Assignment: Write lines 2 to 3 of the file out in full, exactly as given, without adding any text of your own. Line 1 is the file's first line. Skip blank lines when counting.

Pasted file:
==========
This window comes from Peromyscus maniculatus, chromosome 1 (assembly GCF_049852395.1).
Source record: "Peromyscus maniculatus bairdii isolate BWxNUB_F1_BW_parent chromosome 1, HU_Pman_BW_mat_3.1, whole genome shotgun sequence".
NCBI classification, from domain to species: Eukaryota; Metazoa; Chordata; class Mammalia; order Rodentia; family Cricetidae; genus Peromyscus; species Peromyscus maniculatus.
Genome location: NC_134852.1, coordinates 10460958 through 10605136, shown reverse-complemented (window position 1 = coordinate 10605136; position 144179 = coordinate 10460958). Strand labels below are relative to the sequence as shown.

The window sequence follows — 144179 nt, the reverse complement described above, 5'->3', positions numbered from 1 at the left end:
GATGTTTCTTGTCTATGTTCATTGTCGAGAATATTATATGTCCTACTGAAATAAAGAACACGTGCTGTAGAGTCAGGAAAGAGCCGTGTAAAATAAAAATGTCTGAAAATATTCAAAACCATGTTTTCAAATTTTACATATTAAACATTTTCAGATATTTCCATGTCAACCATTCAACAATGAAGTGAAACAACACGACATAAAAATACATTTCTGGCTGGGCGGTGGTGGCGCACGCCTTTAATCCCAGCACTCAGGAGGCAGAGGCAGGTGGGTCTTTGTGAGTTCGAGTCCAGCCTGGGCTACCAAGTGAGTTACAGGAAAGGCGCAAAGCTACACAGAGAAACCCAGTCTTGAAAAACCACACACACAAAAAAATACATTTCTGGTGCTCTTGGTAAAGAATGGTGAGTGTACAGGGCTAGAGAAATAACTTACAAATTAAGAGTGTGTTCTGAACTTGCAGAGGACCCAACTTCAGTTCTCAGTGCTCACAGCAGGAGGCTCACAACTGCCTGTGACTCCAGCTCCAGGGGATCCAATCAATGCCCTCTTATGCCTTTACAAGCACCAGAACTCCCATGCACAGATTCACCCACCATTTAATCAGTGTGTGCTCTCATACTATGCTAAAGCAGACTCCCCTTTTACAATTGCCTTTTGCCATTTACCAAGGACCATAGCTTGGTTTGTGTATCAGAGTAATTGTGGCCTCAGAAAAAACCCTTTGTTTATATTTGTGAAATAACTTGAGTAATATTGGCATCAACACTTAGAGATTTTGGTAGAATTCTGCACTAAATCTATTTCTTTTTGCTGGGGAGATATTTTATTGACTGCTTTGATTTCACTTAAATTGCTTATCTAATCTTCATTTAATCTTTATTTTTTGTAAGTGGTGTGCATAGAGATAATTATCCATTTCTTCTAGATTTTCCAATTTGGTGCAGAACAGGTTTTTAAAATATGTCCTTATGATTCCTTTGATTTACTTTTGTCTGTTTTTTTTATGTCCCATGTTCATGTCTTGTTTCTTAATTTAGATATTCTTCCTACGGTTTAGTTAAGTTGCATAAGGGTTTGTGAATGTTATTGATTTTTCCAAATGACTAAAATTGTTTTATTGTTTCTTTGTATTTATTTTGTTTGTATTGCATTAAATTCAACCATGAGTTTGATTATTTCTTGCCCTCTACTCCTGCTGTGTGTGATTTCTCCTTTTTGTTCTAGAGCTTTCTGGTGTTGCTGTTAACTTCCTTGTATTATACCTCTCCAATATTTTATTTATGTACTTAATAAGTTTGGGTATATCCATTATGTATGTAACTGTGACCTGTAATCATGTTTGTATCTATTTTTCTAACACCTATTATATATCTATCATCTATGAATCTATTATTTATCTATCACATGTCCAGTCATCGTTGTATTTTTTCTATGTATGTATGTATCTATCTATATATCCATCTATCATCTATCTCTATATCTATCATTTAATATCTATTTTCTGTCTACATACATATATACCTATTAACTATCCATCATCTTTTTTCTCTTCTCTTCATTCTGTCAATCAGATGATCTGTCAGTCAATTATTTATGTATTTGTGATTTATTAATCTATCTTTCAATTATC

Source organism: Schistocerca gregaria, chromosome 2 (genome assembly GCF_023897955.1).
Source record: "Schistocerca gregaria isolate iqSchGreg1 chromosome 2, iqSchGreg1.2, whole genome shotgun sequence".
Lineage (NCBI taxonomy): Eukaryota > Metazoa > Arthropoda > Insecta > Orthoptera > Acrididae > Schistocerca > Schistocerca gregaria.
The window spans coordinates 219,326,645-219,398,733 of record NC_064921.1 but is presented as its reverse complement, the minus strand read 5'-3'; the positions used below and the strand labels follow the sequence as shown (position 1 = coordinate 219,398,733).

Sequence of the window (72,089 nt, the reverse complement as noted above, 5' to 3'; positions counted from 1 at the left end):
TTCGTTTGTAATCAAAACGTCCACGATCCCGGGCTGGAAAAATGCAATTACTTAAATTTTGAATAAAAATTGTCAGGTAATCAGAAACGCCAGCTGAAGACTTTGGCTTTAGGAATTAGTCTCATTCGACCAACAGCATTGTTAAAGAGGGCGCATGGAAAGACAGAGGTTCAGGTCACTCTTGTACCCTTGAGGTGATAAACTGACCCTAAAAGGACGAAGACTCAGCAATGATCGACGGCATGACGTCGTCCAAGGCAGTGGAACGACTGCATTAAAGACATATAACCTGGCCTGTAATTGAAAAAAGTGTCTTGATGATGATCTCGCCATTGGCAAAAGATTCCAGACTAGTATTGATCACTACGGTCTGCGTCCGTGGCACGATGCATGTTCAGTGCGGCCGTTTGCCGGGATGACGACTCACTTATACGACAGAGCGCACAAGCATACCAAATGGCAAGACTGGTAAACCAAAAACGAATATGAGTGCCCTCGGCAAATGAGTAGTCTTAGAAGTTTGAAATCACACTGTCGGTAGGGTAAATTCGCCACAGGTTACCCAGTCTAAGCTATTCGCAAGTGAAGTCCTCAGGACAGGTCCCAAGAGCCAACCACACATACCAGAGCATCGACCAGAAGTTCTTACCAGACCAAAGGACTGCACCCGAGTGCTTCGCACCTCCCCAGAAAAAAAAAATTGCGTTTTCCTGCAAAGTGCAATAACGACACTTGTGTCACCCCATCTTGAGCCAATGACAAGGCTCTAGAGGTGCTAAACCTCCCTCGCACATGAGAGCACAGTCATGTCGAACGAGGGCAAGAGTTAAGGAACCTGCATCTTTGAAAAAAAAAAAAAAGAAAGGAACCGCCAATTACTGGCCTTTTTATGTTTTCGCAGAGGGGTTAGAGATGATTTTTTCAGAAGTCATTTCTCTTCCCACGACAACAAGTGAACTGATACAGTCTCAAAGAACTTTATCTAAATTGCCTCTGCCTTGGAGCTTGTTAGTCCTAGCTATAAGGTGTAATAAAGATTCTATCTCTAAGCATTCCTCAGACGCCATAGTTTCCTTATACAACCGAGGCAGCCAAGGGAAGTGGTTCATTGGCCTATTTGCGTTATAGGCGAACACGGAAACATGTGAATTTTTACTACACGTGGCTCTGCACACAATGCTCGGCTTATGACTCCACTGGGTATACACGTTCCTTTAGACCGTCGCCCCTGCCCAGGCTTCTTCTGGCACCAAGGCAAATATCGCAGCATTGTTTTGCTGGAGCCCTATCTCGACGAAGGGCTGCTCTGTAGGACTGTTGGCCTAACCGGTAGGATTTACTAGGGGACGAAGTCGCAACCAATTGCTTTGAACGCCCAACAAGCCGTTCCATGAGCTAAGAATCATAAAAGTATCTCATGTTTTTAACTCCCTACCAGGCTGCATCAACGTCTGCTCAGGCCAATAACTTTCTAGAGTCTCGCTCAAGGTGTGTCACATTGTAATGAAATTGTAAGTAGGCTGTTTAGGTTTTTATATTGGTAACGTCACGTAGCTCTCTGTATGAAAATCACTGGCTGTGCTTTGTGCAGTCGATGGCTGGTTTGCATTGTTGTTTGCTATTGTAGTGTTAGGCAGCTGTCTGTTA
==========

Source record: "Peromyscus maniculatus bairdii isolate BWxNUB_F1_BW_parent chromosome 1, HU_Pman_BW_mat_3.1, whole genome shotgun sequence".
NCBI classification, from domain to species: Eukaryota; Metazoa; Chordata; class Mammalia; order Rodentia; family Cricetidae; genus Peromyscus; species Peromyscus maniculatus.